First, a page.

Elizabeth Burgin, a graduate student during the initiative, served as the program’s project manager, supporting a clinical team of 25 physical therapists, coordinating therapy sessions for over 100 children a week, and addressing a wide variety of critical logistical needs.
“We partnered with seven schools, each with a really unique culture and a really unique set of challenges that we needed to work through,” says Burgin.
She found that establishing trust with participating families was essential to the success of the program.
“We wanted to make sure families felt safe being involved with us,” says Burgin. “It was important to build trust with communities who may have had past experiences with systems that had not been trustworthy.”
These efforts paid off, with less than one percent of the families who were offered play therapy services declining to participate.
“We did a good job [establishing trust],” says Ray. “But it also speaks to the level of need these families have. They’re looking for services for their children but can’t afford them. They’re not accessible.”
We partnered with seven schools, each with a really unique culture and a really unique set of challenges that we needed to work through.
Play Therapy in Practice
Play for the Future’s investment in Denton area schools was significant. During its three years, the initiative facilitated individual or group play therapy with 292 children identified by the school as being at-risk or in need of services due to adverse childhood experiences. PFF delivered a total of 3,287 play therapy sessions, with most children receiving 16 individual sessions.
Forty percent of school staff received mental health or play therapy-related services, including 283 teacher consultation sessions for 135 teachers and administrators and a Child Teacher Relationship Building group at five schools in which 11 teachers participated.
The initiative also provided 450 parent consultation sessions to 181 parents and facilitated nine Child Parent Relationship Therapy groups at five schools in which 47 parents participated.
Finally, all seven participating schools received ongoing mental health consultations throughout the year addressing child academic placement, disciplinary actions, and recommendations for implementing trauma-informed practices on campus.
play therapy sessions provided for children identified by the school as being at-risk or in need of services due to adverse childhood experiences.
The initiative also came up against serious challenges. Despite teachers’ and caregivers’ support for play therapy, at times they faced barriers to participation. Teachers’ time and energy was limited due to heavy workloads and full schedules, while some caregivers faced logistical difficulties such as lack of transportation or irregular schedules.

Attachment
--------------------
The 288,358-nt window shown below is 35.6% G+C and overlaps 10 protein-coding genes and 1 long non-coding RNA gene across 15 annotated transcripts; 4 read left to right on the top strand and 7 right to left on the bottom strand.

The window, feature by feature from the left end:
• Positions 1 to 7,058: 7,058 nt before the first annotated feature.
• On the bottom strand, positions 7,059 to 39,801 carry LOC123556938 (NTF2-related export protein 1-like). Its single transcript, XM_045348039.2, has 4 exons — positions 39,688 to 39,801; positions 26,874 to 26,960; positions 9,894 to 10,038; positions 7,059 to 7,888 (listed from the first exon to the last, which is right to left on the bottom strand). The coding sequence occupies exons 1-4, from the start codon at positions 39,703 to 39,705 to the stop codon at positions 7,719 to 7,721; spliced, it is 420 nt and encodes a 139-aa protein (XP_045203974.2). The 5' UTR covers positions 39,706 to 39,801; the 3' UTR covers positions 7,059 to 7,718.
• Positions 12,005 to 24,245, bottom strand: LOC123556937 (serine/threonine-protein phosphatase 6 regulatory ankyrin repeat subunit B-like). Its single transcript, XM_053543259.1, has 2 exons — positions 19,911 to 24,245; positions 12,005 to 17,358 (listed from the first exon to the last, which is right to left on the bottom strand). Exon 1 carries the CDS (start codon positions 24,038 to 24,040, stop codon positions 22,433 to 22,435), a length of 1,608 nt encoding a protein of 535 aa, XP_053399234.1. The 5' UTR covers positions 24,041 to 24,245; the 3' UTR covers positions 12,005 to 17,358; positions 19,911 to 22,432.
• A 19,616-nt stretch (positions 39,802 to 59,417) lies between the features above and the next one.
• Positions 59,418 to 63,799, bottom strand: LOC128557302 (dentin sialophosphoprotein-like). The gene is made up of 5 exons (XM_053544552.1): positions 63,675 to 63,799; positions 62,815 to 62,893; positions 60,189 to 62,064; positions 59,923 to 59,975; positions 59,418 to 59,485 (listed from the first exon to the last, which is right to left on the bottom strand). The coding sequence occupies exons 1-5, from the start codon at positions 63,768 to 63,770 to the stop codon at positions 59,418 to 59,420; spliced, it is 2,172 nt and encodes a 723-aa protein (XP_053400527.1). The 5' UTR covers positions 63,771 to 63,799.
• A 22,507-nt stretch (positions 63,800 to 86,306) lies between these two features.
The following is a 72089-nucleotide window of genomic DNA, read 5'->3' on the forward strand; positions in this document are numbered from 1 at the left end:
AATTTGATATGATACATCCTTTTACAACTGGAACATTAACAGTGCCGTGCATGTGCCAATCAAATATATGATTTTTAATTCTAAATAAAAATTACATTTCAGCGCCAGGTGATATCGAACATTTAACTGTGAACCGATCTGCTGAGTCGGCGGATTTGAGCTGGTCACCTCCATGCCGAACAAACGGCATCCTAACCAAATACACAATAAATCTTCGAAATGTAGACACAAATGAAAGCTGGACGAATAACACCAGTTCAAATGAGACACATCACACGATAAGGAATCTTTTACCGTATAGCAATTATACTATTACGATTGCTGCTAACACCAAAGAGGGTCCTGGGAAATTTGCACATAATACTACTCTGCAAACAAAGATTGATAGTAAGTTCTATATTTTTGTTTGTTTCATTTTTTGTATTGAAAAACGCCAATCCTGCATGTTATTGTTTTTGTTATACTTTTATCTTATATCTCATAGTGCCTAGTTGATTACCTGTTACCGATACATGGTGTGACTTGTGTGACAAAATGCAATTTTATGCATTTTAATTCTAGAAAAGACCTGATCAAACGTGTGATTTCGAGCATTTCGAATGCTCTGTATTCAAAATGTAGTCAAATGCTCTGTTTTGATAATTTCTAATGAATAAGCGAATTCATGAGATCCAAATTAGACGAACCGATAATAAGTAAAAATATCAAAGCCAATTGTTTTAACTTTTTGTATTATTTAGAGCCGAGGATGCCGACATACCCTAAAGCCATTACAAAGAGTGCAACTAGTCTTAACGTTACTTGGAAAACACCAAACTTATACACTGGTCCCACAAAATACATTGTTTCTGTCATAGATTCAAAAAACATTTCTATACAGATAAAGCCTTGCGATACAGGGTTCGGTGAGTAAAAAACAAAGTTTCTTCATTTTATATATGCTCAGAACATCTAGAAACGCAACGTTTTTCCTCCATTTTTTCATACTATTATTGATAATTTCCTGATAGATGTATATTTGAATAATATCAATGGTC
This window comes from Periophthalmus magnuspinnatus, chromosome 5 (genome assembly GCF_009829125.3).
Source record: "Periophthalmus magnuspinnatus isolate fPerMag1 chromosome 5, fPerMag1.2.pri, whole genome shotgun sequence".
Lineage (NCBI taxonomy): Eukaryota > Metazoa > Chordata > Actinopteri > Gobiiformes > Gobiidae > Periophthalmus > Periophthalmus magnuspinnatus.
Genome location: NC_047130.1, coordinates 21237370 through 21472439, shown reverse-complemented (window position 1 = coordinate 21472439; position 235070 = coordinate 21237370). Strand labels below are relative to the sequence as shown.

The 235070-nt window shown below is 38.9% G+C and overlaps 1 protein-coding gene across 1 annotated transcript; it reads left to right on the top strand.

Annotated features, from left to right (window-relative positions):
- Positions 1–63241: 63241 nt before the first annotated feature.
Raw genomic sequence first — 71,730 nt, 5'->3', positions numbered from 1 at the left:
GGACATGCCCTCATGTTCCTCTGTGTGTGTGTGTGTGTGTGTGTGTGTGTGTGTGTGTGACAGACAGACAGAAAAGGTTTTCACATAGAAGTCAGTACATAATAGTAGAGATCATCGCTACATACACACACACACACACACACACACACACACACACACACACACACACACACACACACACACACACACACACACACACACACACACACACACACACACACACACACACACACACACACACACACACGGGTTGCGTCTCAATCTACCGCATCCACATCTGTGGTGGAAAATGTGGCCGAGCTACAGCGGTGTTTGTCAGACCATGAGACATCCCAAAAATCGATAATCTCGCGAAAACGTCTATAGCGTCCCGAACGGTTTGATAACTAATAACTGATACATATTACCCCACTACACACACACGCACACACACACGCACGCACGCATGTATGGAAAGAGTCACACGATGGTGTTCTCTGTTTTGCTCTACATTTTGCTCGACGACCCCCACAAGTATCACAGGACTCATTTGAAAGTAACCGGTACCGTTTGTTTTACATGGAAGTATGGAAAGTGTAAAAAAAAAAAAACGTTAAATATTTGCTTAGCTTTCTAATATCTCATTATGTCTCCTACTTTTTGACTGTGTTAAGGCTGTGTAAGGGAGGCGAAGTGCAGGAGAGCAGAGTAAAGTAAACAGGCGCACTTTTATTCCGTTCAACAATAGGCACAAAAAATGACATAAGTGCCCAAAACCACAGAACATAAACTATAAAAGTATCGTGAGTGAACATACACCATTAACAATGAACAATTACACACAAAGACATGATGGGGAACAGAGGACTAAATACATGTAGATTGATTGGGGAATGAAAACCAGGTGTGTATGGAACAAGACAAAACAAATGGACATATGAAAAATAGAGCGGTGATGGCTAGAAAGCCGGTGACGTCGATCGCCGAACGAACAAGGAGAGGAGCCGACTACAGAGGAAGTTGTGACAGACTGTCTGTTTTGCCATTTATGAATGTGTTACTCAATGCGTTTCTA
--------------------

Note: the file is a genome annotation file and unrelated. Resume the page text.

The COVID-19 pandemic also interrupted the work of PFF significantly. Beginning in March 2020, in-person play therapy and child-teacher relationship therapy services ended. Child-parent relationship therapy groups went online, but participation declined.
Thankfully, program leaders had collected the bulk of their research data in the fall of 2019 prior to the school closures. They found that despite the challenges, PFF outcomes were impressive.
Of the children who participated in play therapy, 90 percent showed improved performance on the Early Academic Composite of the Young Children’s Achievement Test, surpassing the initial goal of 80 percent improvement. Eighty-two percent of children demonstrated improvement in social-emotional competencies as reported by a teacher or caregiver, also exceeding the initiative’s original goal.
Additionally, therapists conducted training on trauma-informed schools for all teachers and counselors, created a parent website to explain the play therapy program and garner support, and created play-at-home curriculum modules for children and parents to use online.
of students participating in play therapy showed improved performance on the Early Academic Composite of the Young Children’s Achievement Test
Looking to the Future
The Hogg Foundation grant concluded in the spring of 2020, and PFF was discontinued in the schools in the fall. By the spring of 2021, however, school administrators recognized that their students needed support services more than ever and invited the program to return.
With fewer resources available, play therapy services resumed during the 2021-2022 school year on a smaller scale. Only individual student therapy and child-parent relationship therapy has been available. Fortunately, CPT will have the resources to bring back child-teacher services in the coming year.
“It’s been a rough year,” says Ray. “Kids are hurting, so schools were really excited to have us back.”
To sustain play therapy services and students’ academic success long-term, CPT plans to increasingly focus on training teachers and caregivers to provide play therapy services themselves.
“They understand that their kids need these services and what a benefit it is for them academically,” says Ray. “We want them to continue on.”